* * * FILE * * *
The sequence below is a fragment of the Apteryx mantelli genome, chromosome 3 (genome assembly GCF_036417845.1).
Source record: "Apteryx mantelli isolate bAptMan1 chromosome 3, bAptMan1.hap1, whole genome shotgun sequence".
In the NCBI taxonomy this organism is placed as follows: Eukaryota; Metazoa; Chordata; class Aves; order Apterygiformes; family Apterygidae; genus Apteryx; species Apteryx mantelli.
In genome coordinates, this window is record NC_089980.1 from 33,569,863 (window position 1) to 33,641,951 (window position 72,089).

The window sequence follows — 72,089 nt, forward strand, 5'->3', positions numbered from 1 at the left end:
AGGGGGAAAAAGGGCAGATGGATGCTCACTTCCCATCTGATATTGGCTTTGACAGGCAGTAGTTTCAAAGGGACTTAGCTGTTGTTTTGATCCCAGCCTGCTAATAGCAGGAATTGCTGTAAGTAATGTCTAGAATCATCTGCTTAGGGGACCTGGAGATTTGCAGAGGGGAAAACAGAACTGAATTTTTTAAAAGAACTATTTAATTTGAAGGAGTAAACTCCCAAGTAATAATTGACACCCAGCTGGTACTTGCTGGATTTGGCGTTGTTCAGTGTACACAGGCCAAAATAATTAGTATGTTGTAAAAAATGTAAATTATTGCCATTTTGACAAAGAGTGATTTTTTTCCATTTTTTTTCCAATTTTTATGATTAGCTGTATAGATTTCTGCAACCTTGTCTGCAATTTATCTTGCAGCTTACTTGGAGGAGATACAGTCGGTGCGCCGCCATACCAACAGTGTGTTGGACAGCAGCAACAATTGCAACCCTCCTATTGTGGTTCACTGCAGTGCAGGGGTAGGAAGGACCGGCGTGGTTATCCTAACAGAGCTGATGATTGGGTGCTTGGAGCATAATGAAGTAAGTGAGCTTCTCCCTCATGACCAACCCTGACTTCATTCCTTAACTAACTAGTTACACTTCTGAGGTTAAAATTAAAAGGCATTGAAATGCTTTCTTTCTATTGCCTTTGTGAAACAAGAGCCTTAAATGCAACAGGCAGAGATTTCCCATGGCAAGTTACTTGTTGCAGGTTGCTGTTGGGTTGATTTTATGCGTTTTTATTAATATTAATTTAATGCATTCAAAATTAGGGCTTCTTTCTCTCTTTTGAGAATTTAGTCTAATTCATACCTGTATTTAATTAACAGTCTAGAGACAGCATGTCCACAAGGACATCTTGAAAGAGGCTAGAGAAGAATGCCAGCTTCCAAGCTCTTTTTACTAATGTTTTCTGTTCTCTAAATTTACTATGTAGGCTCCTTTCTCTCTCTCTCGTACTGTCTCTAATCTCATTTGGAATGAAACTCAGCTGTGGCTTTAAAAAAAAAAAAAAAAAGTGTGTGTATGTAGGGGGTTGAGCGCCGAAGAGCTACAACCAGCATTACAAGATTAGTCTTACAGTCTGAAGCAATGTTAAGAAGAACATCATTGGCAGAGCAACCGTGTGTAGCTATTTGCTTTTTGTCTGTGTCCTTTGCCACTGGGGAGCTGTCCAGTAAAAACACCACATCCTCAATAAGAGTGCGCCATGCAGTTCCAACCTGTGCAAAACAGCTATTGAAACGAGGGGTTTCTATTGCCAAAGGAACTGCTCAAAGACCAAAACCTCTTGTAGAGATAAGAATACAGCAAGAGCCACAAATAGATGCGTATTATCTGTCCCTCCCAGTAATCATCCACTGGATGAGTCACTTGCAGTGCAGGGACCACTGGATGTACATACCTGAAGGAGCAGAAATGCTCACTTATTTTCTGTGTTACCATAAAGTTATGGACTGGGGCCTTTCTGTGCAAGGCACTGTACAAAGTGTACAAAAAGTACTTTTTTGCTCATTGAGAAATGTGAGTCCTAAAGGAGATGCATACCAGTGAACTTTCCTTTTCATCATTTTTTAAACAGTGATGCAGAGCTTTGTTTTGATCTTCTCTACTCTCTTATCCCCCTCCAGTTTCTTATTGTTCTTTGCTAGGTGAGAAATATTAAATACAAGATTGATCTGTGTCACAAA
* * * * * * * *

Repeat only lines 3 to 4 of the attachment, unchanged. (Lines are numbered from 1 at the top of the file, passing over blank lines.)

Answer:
In the NCBI taxonomy this organism is placed as follows: Eukaryota; Metazoa; Chordata; class Aves; order Apterygiformes; family Apterygidae; genus Apteryx; species Apteryx mantelli.
In genome coordinates, this window is record NC_089980.1 from 33,569,863 (window position 1) to 33,641,951 (window position 72,089).